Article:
A lot has happened since the European Court of Justice’s declaration that the EU-US safe harbor framework is invalid (see related post).
First, the Article 29 Working Party, an organization comprised of representatives from each data protection authority in the EU, issued a statement late last week indicating that since transfers relying on safe harbor are now unlawful, companies transferring EU citizens’ data to the U.S. may use the EU Standard Contractual Clauses or Model Clauses and Binding Corporate Rules on an interim basis until negotiations over a new safe harbor framework are complete. Further, it declared that if a new framework cannot be agreed upon by the end of January, 2016, it will exercise the powers vested in them to investigate complaints and enforce violations.
Second, the Irish High Court asked the country’s Data Protection Commissioner to investigate Facebook to determine whether the personal data of EU Facebook users was properly protected when transferring it to the U.S.
Third, Israel’s data protection authority this week declared “Pursuant to the European decision, it is no longer permissible to rely on the safe harbor as a basis for transfers of personal data from Israel to the U.S.” It further announced that it, “will publish information and additional clarifications if necessary.”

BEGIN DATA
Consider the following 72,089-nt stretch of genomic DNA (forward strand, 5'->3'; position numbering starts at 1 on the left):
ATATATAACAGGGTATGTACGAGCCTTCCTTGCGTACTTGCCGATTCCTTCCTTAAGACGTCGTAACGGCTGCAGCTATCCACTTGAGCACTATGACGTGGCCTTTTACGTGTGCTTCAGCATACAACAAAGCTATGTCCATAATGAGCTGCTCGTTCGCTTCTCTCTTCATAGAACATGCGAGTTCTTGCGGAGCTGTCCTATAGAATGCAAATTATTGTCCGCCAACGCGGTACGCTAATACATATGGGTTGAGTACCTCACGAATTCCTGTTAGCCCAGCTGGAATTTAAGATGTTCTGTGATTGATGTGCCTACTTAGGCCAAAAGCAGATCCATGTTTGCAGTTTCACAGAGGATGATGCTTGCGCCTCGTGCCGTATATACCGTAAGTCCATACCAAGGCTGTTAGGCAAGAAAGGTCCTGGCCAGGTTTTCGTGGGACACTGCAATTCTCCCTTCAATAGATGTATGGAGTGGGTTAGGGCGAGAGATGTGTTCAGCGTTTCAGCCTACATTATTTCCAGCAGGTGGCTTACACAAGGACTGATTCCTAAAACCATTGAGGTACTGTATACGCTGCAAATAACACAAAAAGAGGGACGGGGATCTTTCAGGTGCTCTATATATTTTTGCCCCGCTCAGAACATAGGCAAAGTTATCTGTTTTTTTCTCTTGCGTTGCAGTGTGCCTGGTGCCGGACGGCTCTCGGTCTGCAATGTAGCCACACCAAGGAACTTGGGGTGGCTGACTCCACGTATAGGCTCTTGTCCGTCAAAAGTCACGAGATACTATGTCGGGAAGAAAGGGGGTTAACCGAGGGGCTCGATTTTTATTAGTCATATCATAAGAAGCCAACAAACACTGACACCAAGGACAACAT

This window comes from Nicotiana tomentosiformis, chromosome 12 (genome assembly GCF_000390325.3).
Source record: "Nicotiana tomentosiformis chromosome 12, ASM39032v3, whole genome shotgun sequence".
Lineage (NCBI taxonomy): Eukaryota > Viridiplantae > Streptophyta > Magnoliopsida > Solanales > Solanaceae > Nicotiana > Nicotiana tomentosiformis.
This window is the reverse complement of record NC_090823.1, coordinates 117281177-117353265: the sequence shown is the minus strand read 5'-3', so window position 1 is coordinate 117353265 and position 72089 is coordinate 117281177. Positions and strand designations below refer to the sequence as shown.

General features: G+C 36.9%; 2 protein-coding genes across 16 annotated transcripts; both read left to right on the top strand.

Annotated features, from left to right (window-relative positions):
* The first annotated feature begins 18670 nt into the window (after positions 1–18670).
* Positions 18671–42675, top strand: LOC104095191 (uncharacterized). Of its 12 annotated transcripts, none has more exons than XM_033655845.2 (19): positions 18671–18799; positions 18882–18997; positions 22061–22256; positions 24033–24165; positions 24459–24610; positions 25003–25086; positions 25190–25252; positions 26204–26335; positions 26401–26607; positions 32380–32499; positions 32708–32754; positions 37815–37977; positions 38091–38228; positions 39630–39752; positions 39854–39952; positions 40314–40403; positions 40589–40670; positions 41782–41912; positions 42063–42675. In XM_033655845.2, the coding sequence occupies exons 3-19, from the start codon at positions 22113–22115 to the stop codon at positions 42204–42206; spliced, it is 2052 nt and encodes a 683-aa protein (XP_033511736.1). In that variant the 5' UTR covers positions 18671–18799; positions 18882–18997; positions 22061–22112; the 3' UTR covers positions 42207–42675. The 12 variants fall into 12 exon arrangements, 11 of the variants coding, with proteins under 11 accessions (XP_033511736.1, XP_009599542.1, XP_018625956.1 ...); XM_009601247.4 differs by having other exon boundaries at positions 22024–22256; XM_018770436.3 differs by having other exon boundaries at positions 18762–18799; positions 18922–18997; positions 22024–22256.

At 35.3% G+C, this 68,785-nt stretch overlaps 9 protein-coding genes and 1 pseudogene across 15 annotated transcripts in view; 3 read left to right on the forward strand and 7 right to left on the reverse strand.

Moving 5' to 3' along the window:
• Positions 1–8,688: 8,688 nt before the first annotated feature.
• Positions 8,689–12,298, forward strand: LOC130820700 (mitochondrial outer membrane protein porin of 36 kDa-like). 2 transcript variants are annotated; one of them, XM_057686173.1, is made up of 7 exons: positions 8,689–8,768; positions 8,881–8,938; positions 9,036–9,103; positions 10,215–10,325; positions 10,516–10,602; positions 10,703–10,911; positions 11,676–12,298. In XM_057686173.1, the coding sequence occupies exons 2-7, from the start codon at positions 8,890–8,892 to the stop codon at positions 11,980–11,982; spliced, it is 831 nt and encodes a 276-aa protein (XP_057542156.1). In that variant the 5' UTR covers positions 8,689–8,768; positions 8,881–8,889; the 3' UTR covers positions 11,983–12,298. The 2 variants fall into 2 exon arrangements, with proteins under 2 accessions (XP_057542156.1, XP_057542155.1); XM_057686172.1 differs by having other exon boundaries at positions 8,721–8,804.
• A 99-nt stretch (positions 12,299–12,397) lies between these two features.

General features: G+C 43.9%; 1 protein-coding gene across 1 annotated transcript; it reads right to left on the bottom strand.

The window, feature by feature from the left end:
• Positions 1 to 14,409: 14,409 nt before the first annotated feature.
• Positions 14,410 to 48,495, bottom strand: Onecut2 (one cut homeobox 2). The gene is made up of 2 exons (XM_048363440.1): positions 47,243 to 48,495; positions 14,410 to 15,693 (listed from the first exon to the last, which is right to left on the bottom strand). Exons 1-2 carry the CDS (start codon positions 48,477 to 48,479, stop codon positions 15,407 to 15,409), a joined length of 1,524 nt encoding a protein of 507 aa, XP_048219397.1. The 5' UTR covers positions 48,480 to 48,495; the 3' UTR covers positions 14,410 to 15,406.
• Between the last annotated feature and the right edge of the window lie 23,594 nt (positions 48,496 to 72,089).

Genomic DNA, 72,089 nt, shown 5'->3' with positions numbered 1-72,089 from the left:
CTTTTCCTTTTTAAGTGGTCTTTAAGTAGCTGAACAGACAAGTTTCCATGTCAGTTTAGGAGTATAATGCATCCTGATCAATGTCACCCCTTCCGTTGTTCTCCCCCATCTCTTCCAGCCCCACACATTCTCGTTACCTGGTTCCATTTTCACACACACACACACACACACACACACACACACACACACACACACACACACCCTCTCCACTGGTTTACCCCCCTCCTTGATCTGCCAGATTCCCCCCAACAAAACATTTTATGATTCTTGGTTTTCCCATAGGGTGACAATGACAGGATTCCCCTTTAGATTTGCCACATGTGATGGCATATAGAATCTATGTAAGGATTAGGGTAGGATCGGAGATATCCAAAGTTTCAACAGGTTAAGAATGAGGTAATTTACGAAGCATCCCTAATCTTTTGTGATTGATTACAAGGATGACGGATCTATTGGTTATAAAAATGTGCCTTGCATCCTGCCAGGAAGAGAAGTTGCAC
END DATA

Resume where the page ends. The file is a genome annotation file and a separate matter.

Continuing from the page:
And finally, on Tuesday, the U.S. House of Representatives passed the Judicial Redress Act, which, if enacted, would give citizens of foreign countries covered under data sharing agreements with the U.S. to sue the U.S. government for privacy violations if their information is shared with the U.S. for law enforcement purposes. This was one of the reasons cited by the European Court of Justice in striking down the safe harbor framework. It brings the U.S. in line with its allies, who allow U.S. citizens redress for privacy violations in other countries.
We anticipate that there will continue to be a flurry of activity around the safe harbor framework and we will continue to update you on developments as they occur.